An Asset Class Too Large to Ignore
With a market value of approximately US$1.4 trillion, the Indian fixed-income market is one of the largest in Asia and not far off the Canadian bond market, which is estimated to be somewhere in the region of US$2 trillion in size.¹ What’s more is, the lion’s share of the Indian bond market is government issued or backed securities, which, on average, sport an investment-grade rating of BBB-, according to leading credit rating agency Standard & Poor’s.
The government of India’s credit strengths incorporate the country’s:
- Robust growth outlook, which sees India’s economy expanding at a faster pace than its peers;
- High foreign reserve levels that serve as a buffer against external shocks;
- Diversified economic activity, centered around agriculture, consumption and infrastructure;
- Implementation of pro-business and market-friendly reforms by policymakers; as well as
- High domestic savings rate and increasing attention from large foreign investors.
At 3.46, the Indian credit market also has the second highest turnover ratio in Asia. Indian government bonds, as a segment of the overall market, cycle at a rate of 4.66.² To put that into a clearer context, Japan’s credit market has the highest turnover of the region, at 4.56.² This data indicates that activity in the secondary bond market, particularly for Indian sovereigns, is very buoyant.
7 Percent Yields versus Negative Yields… Take Your Pick
It is now a well-known fact, that over US$10 trillion in global sovereign bonds currently yield less than zero percent. Investors in Japanese and German government bonds are essentially paying these countries to hold their debt, as opposed to receiving interest payments on their investments, an unprecedented phenomenon in modern finance. And while interest rates in the U.S. and Canada have not fallen to these depths, their benchmark 10-year government securities yield a mere 1-2 percent. Enter, Indian bonds.
One of the primary differentiating factors for investors to consider Indian bonds as part of their overall portfolio, is generating greater yields. India’s benchmark 10-year government bond currently yields 7.10 percent, according to data compiled by Bloomberg.³ Furthermore, a 52-week trading range of 7.08 – 7.88 indicates that the yield on these bonds have been steadily coming down over the past year, as more investors pile into the asset class.³ Even so, Indian sovereigns offer a spread of around 600 basis points versus similar Canadian sovereign bonds, with a lot of fund managers considering India a relative “safe haven” within the emerging markets universe.⁴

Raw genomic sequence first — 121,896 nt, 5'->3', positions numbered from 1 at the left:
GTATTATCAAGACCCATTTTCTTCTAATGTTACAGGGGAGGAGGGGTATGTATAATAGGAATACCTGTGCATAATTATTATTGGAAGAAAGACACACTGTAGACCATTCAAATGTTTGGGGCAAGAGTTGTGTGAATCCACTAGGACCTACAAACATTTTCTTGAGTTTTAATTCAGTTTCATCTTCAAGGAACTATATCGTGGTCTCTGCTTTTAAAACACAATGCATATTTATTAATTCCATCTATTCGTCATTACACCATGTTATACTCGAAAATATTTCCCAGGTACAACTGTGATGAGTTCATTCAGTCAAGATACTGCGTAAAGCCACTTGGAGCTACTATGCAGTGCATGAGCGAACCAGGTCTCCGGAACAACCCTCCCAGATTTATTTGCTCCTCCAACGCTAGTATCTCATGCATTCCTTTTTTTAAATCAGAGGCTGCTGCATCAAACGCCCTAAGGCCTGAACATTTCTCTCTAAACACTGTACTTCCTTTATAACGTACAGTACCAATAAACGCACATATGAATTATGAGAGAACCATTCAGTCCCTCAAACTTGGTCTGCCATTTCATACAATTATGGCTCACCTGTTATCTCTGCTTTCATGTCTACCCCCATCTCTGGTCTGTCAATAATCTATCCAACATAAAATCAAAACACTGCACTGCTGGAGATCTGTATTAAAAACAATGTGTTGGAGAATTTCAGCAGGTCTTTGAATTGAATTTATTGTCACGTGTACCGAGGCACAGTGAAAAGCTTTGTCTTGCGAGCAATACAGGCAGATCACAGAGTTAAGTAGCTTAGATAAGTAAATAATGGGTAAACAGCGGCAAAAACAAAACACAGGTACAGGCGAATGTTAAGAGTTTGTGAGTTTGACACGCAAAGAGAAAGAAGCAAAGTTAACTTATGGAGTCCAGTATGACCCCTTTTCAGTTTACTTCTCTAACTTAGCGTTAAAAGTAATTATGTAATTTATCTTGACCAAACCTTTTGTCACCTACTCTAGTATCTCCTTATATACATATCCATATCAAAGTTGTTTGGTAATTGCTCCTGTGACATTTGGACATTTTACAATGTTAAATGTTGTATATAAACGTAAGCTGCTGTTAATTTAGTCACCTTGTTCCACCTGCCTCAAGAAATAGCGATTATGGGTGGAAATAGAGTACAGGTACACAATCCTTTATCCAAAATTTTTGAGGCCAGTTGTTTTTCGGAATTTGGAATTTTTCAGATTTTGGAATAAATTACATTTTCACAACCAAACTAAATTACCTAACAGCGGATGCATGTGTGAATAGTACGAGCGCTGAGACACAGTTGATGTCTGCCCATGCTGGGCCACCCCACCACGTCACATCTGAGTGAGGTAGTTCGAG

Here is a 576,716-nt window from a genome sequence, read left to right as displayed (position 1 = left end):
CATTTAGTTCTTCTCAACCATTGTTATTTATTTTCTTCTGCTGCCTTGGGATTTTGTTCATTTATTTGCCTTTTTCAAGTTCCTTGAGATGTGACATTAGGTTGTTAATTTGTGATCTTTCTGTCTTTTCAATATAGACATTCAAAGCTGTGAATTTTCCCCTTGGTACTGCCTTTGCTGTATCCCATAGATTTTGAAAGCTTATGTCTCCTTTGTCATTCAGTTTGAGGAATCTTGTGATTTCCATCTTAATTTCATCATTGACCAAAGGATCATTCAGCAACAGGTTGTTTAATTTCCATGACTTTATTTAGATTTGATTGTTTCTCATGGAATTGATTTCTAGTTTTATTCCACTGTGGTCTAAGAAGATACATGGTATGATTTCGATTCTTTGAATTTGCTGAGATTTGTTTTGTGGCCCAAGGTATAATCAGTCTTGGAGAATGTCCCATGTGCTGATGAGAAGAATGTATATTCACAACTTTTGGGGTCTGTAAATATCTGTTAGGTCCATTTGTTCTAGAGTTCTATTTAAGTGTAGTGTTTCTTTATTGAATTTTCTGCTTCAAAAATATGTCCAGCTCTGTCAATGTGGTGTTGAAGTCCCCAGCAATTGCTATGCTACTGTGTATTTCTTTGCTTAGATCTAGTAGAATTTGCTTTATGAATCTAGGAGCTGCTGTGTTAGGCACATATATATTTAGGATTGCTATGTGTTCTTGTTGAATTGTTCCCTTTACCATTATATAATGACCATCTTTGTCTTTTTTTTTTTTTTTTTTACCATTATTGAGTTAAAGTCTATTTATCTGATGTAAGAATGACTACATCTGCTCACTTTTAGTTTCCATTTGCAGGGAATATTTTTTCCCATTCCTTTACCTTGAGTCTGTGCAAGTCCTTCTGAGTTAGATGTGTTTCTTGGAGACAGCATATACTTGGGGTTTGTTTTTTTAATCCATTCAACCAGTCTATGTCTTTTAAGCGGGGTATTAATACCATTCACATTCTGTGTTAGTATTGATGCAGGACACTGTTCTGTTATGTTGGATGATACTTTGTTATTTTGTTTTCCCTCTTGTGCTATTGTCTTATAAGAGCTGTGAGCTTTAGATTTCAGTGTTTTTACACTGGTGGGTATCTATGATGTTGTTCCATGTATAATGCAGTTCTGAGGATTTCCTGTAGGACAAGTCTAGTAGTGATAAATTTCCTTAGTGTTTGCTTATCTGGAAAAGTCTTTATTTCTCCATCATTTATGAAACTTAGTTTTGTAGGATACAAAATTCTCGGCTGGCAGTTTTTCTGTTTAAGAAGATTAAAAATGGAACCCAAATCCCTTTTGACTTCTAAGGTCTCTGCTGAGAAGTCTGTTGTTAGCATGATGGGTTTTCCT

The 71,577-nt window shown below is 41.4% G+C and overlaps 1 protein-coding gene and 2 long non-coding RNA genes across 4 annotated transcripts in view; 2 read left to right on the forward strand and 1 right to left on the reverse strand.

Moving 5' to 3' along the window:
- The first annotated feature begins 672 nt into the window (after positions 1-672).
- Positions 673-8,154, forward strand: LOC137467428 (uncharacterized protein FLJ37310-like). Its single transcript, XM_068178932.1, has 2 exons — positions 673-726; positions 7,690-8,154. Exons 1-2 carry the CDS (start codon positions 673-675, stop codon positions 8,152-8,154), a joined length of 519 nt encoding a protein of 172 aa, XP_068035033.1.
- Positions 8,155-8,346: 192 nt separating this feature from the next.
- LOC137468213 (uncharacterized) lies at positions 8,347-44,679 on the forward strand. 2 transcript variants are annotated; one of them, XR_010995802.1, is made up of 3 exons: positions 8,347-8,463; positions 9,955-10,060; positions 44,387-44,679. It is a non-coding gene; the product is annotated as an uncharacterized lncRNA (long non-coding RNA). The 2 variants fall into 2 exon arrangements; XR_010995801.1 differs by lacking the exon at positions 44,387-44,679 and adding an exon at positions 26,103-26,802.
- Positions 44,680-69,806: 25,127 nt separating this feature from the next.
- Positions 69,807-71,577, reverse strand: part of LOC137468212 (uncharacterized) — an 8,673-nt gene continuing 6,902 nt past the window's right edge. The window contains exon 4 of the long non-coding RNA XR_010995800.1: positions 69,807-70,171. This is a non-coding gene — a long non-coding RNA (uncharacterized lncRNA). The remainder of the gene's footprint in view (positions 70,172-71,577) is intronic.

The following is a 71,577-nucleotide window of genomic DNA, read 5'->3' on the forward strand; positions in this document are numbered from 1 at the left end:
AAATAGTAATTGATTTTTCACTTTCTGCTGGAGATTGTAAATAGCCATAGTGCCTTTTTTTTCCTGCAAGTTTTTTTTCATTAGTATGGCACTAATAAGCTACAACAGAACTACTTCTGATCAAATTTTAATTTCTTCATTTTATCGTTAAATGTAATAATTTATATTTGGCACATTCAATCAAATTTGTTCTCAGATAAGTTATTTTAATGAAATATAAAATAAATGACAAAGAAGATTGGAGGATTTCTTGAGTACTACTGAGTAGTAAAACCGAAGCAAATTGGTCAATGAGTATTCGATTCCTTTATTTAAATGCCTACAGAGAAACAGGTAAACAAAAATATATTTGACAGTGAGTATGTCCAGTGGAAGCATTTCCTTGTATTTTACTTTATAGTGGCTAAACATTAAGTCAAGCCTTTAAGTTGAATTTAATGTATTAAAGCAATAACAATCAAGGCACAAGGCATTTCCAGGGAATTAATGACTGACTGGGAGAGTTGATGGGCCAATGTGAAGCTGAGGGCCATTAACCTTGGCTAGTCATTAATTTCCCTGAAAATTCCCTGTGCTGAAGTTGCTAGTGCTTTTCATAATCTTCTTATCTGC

On the corporate end of the spectrum, a 10-year, AAA Indian corporate bond yields 7.85 percent.³ By comparison, U.S. and Canadian BBB 10-year corporates yield 3.24 and 3.34 percent, respectively.³ So in this scenario, investors are getting an additional 460 basis points over North American corporates, with higher credit quality.
India Checks All the Right Boxes for Global Bond Investors
From a macro level, bond investors care the most about a country’s (or company’s) financial discipline and ability to repay its debt on time. With relatively low debt-to-GDP levels, expanding foreign reserves and the world’s fastest-growing economy, India checks all the right boxes of a responsible and creditworthy lender. India currently has a large focus on infrastructure development which is expected to unlock even more growth potential in an already booming economy. As a result, the Indian bond market is projected to expand close to 13 percent over the next 15 years.⁵ During this time, India will face the challenge of balancing domestic growth drivers and increasing leverage, being careful not to take on too much debt, like many of its more developed counterparts.
The Organisation for Economic Cooperation and Development (OECD) recently warned that the global economy could be slipping into a “low-growth trap” that will keep interest rates at record-low levels for years to come, and this should be a major concern for investors. With growth stunted in the developed world, and yield equally as hard to come by, emerging market and Indian bonds, in particular, are a viable option to help avoid this spiral of low growth.
¹ Moody’s Investor Services data, as at December 31, 2015.
² Careratings, Indian Bond Market: Striking a Chord with Asian Peers, June, 2014.
³ Bloomberg data, accessed on September 6, 2016.
⁴ Bloomberg Business, India’s Forgotten 8% Yielding Bonds Seen Luring Foreigners, August 25, 2016.
⁵ Credit Suisse, Emerging Capital Markets: The Road to 2030, July, 2014.
All statements in this report, other than statements of historical fact, and including statements regarding the future economic effects of events, are “forward-looking statements”. These forward-looking statements reflect the current beliefs of Excel Funds Management Inc. and are based on information available as of the date of this report. Actual results may differ materially as they are subject to a number of significant risks and uncertainties. Excel Funds Management Inc. has no obligation to update or revise the forward-looking statements in this report.